Although punters waited an eternity for the chuffing thing to be released, first-week retail sales figures for boxed copies of Windows Vista were almost 60 per cent down on sales registered for the first week for its predecessor, Windows XP.
The figures, from the market research group NPD Group, calculated that the dollar value of Vista retail box copies shifted during the week of 28 January crashed 32 per cent compared to the value of XP box copies sold during its debut in October 2001.
It’s not all bad news for Billy and the gang though, as the sales of new PCs running Vista went through the roof after Vista’s launch, up a massive 67 per cent over the same period last year.
Conceding that direct comparisons are difficult as many stores were clearing out their XP inventory prior to Vista’s launch, Chris Swenson, a software analyst with NPD commented that the figures, “still reflects a fair bit of growth.”
Swenson added that the seemingly contradictory figures are down to consumers twigging that they need a beefier system to be able to run the bells and whistles of Vista, so some are going out and buying a new PC rather than upgrading.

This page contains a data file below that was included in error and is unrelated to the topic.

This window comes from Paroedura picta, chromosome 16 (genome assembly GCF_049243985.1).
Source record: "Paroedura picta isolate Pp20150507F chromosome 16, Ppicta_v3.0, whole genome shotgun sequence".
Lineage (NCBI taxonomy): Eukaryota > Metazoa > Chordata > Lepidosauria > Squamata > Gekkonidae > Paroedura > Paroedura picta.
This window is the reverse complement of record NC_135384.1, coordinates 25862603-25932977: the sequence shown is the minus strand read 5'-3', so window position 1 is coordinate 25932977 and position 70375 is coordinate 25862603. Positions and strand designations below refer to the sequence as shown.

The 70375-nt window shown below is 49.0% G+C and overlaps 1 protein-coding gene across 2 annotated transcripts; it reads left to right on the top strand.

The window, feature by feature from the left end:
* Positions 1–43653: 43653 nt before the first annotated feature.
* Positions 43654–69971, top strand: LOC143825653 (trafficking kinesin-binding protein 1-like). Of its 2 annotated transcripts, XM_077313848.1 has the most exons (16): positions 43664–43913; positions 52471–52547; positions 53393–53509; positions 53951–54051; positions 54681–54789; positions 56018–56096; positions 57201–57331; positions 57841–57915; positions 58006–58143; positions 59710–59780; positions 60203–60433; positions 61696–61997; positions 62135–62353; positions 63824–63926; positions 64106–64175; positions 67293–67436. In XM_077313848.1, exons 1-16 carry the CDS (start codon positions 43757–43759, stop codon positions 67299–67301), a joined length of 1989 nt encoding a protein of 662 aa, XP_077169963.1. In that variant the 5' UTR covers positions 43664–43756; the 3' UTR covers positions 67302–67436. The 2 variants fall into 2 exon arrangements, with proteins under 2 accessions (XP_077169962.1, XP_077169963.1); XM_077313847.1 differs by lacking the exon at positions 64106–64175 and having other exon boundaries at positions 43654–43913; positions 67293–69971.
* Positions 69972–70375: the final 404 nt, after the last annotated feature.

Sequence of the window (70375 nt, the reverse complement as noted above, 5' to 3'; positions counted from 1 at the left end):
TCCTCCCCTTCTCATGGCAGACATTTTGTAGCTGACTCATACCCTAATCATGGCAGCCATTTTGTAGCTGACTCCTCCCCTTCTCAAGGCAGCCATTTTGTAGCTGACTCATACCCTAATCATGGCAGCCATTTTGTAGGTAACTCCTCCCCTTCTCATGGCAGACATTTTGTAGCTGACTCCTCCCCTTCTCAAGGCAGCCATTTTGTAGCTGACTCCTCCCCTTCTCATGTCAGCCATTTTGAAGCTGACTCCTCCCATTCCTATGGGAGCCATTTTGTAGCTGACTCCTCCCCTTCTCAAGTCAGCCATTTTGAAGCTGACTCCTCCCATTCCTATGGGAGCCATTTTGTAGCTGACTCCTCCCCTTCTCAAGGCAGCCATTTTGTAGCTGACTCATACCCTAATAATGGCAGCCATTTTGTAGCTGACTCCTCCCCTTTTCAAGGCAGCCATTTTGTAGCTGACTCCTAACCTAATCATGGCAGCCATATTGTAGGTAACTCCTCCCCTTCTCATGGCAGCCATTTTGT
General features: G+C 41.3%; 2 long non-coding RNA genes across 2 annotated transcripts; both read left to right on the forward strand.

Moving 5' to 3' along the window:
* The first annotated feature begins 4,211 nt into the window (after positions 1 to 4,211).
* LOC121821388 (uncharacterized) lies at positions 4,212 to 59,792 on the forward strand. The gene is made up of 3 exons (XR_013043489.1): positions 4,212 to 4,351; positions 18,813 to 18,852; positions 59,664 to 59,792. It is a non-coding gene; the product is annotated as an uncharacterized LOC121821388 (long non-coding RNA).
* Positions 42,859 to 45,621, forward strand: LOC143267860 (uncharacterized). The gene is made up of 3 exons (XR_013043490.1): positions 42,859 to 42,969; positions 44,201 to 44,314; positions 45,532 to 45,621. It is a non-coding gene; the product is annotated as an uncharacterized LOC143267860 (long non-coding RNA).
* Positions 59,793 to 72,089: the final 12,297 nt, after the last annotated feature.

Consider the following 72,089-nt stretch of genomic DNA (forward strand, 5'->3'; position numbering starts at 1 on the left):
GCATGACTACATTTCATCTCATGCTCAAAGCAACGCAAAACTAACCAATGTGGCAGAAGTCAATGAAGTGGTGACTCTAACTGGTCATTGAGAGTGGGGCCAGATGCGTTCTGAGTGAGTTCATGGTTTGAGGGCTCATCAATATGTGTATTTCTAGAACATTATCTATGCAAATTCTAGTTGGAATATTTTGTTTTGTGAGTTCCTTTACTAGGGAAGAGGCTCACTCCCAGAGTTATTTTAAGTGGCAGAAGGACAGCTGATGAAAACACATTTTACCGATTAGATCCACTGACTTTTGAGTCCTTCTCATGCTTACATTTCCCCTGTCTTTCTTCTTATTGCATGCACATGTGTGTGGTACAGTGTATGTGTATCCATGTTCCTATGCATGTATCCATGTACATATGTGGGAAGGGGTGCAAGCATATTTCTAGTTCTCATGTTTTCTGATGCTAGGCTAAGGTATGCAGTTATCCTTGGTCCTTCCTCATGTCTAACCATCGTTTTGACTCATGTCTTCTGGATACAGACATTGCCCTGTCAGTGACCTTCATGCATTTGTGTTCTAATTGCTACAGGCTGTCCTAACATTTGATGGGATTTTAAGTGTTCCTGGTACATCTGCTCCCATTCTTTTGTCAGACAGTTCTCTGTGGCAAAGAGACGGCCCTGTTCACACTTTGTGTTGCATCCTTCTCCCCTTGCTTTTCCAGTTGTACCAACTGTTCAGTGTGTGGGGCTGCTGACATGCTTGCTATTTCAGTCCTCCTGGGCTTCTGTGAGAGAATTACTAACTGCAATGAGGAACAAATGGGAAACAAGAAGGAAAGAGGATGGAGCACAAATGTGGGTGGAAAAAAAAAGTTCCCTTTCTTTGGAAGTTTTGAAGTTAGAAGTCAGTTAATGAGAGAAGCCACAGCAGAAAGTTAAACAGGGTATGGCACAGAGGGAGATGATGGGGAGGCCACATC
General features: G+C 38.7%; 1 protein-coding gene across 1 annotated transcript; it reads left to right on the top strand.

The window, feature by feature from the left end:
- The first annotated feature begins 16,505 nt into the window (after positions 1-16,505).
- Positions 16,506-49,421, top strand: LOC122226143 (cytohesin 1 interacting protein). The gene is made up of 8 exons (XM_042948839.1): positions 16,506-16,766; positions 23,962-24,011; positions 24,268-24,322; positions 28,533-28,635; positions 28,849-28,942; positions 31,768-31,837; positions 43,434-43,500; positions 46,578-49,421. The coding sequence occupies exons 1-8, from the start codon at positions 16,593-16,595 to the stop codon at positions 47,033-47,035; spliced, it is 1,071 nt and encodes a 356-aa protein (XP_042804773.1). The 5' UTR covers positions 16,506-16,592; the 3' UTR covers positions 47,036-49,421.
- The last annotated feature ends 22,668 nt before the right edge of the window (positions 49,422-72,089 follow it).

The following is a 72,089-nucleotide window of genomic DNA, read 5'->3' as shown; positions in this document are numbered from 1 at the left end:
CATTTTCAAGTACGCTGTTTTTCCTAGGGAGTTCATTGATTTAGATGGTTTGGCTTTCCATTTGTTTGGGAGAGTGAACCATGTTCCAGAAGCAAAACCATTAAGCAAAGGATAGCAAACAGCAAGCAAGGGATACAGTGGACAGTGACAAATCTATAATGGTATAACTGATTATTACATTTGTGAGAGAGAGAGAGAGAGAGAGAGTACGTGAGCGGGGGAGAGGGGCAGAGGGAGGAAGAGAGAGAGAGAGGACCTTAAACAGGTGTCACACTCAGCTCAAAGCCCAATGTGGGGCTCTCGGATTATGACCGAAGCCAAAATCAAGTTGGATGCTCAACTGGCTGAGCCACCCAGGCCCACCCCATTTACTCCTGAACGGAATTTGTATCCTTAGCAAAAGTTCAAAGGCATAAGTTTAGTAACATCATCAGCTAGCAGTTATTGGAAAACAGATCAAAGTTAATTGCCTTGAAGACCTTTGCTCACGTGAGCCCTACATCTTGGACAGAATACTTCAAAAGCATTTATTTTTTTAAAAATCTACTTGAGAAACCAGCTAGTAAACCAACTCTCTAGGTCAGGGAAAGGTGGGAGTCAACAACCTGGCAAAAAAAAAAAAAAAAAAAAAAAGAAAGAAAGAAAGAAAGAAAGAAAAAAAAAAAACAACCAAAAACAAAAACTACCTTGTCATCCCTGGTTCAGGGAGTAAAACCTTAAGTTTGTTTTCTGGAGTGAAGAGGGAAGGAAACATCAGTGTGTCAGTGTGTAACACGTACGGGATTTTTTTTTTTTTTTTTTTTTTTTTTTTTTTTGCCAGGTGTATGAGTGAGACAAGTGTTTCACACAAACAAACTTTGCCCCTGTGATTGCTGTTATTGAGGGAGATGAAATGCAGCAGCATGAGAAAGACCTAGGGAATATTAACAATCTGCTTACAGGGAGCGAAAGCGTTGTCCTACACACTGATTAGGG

There’s no such confusion with Office 2007 sales however, which recorded very strong retail sales, more than doubling the first week sales for Office 2003.
There’ll also be much hand rubbing at Microsoft with the news that consumers are upgrading to the higher end versions of Vista, with the average selling price recorded at around US$207 – up two thirds on the average selling price of XP.
“So, although total dollars were down compared to XP, I think the preliminary data shows that Microsoft’s gamble on a new high-end Vista SKU will help keep dollar volumes from declining as rapidly as unit volumes in the near term,” observed Swenson.